This study has limitations. The BADBIR is a database intended to assess the treatment of psoriasis and does not capture PsA disease activity or involvement of specific disease domains, such as enthesitis and dactylitis.22 Similarly to other analyses of this type, causal relationships can be difficult to determine, as although we have attempted to account for confounding bias via multivariable modelling, the possibility of unmeasured confounding cannot be ruled out and model mis-specification is a possibility when using regression modelling to account for confounding bias. The possible impact of factors like socioeconomic status and availability of alternative biologics for PsA could not be accounted for as this analysis compares UST with csDMARDs and does not include a biologic comparator arm. Another potential limitation is the use of TTD as a surrogate measure of efficacy, as clinical decisions to discontinue treatment can be based on factors other than loss of efficacy, such as skin disease severity or intolerance.


These results emphasise that patient-centric, multidisciplinary care needs to be considered to achieve the best possible outcomes in psoriatic disease. Psychological support should be considered as part of patient care because of the impact of psoriatic disease on QoL and the higher likelihood of depression observed in those treated with biologics than in those receiving csDMARDs. Lifestyle advice and weight management should also be considered for patients with psoriatic disease to optimise treatment outcomes.

Data availability statement

Data may be obtained from a third party and are not publicly available. These data were supplied to Janssen-Cilag Ltd by the British Association of Dermatologists Biologic and Immunomodulators Register.

Ethics statements

Patient consent for publication

Ethics approval

This study involves human participants and no separate ethical approval was sought. The British Association of Dermatologists Biologic and Immunomodulators Register is approved by NHS Research Ethics Committee North West England (reference 07/MRE08/9). Participants gave informed consent to participate in the study before taking part.


The authors thank the patient participants, without whom the British Association of Dermatologists Biologic and Immunomodulators Register (BADBIR) would not be possible. We thank all the healthcare professionals who support the BADBIR and provide the data to the registry. We acknowledge the significant contribution made by the BADBIR team regarding their ongoing stewardship of the BADBIR project. Medical writing and administrative support were provided by Rebecca Howard, BSc (Hons), and Stacey Osafo, MRes, at OPEN Health Communications, which was funded by Janssen-Cilag Ltd.


Supplementary materials

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  • Presented at This work was presented as an oral and poster presentation at EULAR Annual European Congress 2021 and encored as posters at the ACR Annual Meeting 2021.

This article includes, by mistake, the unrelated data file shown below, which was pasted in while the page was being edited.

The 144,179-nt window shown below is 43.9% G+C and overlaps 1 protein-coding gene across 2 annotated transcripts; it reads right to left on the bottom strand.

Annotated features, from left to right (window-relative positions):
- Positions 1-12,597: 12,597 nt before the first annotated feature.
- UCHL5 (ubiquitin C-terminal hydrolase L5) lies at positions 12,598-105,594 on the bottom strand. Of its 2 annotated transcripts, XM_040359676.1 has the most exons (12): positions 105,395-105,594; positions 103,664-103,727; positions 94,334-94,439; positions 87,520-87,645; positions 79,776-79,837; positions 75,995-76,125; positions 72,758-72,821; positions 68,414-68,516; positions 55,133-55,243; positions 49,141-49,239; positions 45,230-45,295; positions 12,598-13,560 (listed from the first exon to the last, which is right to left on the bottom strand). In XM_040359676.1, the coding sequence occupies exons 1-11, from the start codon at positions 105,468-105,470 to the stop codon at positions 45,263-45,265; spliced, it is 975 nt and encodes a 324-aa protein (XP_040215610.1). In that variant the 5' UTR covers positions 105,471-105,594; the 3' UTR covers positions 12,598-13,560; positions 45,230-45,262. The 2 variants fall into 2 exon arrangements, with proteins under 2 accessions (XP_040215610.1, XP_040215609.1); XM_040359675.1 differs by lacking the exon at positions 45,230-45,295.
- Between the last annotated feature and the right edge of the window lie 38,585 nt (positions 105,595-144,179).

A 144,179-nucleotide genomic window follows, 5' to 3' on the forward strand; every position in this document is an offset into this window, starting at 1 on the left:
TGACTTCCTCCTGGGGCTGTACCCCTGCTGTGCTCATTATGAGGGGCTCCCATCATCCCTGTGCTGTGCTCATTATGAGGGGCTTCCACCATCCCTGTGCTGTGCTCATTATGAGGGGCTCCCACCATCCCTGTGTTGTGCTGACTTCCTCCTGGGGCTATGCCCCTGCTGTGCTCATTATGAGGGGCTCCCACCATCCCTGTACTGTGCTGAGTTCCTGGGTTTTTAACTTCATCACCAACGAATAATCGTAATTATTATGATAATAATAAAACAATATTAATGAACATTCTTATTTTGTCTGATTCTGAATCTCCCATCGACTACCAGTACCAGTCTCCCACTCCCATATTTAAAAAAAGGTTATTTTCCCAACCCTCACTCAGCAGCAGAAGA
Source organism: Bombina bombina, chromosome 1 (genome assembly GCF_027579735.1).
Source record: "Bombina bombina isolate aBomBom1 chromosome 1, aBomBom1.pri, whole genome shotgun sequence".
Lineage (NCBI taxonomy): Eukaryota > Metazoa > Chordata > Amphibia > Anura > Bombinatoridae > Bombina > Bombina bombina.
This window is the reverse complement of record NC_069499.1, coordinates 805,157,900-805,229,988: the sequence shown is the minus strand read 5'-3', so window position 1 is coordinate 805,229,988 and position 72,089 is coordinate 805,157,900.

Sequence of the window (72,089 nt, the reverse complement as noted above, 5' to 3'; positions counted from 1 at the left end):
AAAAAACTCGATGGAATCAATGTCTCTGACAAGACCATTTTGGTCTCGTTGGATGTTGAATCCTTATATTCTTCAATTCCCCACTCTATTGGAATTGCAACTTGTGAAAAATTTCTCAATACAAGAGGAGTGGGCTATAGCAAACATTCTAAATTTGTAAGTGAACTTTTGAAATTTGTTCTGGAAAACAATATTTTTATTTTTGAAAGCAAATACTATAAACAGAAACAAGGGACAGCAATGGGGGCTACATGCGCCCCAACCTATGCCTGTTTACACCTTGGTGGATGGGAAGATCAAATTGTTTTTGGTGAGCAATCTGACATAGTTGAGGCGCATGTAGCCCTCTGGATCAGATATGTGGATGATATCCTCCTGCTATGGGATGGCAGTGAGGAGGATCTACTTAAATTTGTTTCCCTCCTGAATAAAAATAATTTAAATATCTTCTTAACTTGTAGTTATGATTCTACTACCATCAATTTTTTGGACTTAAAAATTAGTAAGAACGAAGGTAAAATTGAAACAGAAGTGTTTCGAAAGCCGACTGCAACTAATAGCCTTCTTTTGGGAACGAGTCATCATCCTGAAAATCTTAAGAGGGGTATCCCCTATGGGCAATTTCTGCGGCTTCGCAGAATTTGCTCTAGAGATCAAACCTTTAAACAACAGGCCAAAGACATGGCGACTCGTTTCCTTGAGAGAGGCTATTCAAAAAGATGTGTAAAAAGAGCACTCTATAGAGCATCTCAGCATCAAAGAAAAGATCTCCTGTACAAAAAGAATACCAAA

• Contributors All named authors meet the International Committee of Medical Journal Editors criteria for authorship for this article and contributed substantially to the conception and design (WT, AO, AP and PG), acquisition of data (AP and PG), analysis of the data (WT, AO, AP and PG), interpretation of data and drafting of the manuscript (WT, AO, AP and PG). All authors revised the manuscript critically for important intellectual content, approved the version to be published and agreed to be accountable for all aspects of the work in ensuring that questions related to the accuracy or integrity of any part of the work are appropriately investigated and resolved. WT and AO contributed equally to this manuscript. On behalf of the other authors, WT acts as the corresponding author. PG is the guarantor for this manuscript.

  • Funding This work was supported by Janssen-Cilag Ltd.

  • Competing interests WT reports fees from AbbVie, Amgen, Celgene, Eli Lilly, Janssen, MSD, Novartis, Pfizer and UCB, and grants/research support from AbbVie, Celgene, Eli Lilly, GlaxoSmithKline, Janssen and UCB. AO reports fees from AbbVie, Amgen, Bristol Myers Squibb, Celgene, CorEvitas, Eli Lilly, Janssen, Novartis and Pfizer; grants/research support to the University of Pennsylvania from AbbVie, Novartis and Pfizer; and grants/research support to Forward/NDB from Amgen. AP and PG are employees of Janssen-Cilag Ltd.

  • Provenance and peer review Not commissioned; externally peer reviewed.

  • Supplemental material This content has been supplied by the author(s). It has not been vetted by BMJ Publishing Group Limited (BMJ) and may not have been peer-reviewed. Any opinions or recommendations discussed are solely those of the author(s) and are not endorsed by BMJ. BMJ disclaims all liability and responsibility arising from any reliance placed on the content. Where the content includes any translated material, BMJ does not warrant the accuracy and reliability of the translations (including but not limited to local regulations, clinical guidelines, terminology, drug names and drug dosages), and is not responsible for any error and/or omissions arising from translation and adaptation or otherwise.